Bread

A Crunchy Topping That Will Improve Your Next Loaf of Bread

May 18, 2016

It was when I was doing a bit of research into the category of breads-named-after-animals that I came across another giraffe bread: tijgerbrood or tijgerbol (if you're in the Netherlands) a.k.a tiger bread a.k.a. Dutch Crunch.

(Things are confusing when it comes to giraffes and tigers: Sainsbury's supermarket in the U.K. renamed their tiger bread giraffe bread back in 2012. To which I say: Sure, it doesn't look like a tiger, but can we choose another animal, like a tortoise. Stateside, Wegman's sells a version called, somewhat mysteriously, "Marco Polo" bread.)

That characteristic split-spotted top, which looks like the cracked ground of a desert (petition to rename the bread Desert Crunch, please?) is made by painting bread dough with a thick coating of rice flour, yeast, water, and sugar right before it goes into the oven. As the dough rises, the topping shatters into a crisp top with fissures of doughy softness.

If you live outside the San Francisco Bay Area, you may not be familiar with Dutch Crunch: When I told my coworkers at Food52 what I was making, most gave me blank stares. And if you have heard (or better, eaten) the bread, you might be unaware of its origins, which are, indeed, somewhat cloudy.

Join The Conversation

Top Comment:
“I didn't see them at all when I lived in Seattle or Southern Indiana, but Dutch Crunch is definitely part of the "Hot Ham and Rolls" repertoire on Sundays here in Milwaukee. I still love picking off the top crunchy bits first. ”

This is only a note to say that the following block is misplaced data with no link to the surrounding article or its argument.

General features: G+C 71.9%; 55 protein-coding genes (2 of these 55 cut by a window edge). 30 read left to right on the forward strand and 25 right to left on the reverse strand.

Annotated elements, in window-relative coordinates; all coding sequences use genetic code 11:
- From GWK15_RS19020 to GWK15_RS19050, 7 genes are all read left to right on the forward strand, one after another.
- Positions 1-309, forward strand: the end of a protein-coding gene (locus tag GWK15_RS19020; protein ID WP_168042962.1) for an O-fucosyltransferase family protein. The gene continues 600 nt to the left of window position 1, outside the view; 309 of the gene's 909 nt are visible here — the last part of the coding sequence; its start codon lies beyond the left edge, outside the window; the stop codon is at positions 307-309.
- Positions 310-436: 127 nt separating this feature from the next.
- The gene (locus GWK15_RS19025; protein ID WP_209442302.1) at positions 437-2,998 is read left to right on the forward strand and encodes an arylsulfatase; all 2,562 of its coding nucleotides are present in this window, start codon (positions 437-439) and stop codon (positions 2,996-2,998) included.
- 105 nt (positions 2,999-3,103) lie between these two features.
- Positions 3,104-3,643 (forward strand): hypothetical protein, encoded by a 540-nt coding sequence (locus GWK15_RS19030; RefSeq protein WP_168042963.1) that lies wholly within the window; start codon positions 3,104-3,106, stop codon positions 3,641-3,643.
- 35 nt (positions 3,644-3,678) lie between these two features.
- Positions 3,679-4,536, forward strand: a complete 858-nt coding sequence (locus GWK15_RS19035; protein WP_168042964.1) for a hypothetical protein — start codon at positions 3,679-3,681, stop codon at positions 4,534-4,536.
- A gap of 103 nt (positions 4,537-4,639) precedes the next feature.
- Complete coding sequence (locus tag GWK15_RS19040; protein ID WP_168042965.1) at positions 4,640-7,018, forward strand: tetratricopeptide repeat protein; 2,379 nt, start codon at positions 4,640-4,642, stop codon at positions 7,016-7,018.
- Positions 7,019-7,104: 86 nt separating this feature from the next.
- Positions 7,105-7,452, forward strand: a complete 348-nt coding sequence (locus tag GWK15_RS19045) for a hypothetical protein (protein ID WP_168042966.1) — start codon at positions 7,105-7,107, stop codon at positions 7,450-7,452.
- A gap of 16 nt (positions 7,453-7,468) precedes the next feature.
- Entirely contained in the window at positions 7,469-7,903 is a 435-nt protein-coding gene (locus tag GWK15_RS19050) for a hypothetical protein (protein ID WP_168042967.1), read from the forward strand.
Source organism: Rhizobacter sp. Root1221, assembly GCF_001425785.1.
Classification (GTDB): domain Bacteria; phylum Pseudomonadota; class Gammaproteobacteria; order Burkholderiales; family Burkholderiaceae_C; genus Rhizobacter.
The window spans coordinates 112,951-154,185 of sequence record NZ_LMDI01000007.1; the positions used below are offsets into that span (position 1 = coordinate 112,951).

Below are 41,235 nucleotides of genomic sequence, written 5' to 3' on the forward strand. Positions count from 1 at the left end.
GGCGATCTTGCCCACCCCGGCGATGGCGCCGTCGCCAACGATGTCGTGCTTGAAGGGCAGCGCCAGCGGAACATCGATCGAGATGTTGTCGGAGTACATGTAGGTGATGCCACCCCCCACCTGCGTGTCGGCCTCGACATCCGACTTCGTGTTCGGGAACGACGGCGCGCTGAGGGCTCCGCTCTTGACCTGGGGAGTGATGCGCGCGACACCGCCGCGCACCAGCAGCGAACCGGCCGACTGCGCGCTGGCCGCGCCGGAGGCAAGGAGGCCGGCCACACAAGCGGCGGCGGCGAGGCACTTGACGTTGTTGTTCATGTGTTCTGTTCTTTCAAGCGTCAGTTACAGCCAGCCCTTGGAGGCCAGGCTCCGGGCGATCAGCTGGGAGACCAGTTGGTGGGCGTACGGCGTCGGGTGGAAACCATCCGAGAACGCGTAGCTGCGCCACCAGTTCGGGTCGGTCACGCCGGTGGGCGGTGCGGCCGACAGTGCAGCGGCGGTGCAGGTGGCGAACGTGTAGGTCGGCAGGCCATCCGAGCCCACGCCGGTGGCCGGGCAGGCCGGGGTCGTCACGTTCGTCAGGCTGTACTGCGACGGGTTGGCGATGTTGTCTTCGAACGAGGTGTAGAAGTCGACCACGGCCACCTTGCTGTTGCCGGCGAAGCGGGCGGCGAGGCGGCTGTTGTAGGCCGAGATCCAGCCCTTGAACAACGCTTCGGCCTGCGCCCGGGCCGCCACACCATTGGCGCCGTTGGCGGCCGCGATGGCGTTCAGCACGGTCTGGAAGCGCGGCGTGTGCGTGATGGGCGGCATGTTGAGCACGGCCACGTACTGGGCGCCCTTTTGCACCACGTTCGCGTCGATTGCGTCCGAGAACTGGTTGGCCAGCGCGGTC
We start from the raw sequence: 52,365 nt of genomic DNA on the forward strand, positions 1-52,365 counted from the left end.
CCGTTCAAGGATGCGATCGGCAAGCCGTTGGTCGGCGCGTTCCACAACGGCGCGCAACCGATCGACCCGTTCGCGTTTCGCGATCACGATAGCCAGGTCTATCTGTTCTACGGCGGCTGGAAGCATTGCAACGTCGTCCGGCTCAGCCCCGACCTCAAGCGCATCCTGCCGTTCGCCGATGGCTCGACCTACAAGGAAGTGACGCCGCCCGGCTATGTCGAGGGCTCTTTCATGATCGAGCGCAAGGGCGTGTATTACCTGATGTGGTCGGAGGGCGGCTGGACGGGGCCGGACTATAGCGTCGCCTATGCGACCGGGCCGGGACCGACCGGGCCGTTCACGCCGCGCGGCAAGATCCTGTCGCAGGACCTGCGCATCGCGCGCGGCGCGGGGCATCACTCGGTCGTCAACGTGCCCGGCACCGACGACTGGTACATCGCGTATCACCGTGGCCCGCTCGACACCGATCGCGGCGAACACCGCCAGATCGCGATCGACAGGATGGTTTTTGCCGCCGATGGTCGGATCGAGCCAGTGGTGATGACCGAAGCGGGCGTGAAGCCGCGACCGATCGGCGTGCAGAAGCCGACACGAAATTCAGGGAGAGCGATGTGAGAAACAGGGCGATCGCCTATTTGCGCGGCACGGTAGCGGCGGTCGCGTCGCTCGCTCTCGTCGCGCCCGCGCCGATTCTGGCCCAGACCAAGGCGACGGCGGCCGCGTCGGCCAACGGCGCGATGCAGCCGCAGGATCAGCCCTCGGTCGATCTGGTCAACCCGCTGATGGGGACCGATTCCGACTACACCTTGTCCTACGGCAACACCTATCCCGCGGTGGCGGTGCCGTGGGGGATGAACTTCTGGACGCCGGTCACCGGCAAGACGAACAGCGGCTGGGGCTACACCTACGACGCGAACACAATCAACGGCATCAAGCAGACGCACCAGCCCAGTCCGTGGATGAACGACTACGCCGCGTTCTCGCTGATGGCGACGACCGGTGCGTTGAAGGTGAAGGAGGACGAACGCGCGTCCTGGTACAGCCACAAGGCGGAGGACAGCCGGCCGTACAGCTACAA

— SpinachInquisition
Comment

Carey Jones reported over at Serious Eats that some trace the bread—"virtually unknown outside of the Bay Area"—back to 1909, at Galli's Sanitary Bakery (others say it was introduced to the U.S. as late as the 1960s and 70s). The history of the bread in the Netherlands is also uncertain: "Some speculate that Dutch traders were inspired by their trips to Southeast Asia explaining the use of rice flour," according to American Food Roots, but "others suggest that the bread has only been sold in the Netherlands since the 1970s, simply because there is little concrete evidence of any earlier existence."

Tiger bread #bread #baking #tigerbread

A photo posted by Emma's Dillemma (@emmasdillemma) on

I was most intrigued by the suggestion on the website of Artisan Bread in 5 Minutes a Day, that "pretty much any dough will work." Dutch Crunch "can be added to any type of bread," American Food Roots reiterates, "but it typically tops soft, slightly sweet French rolls, creating an intriguing contrast in taste and texture."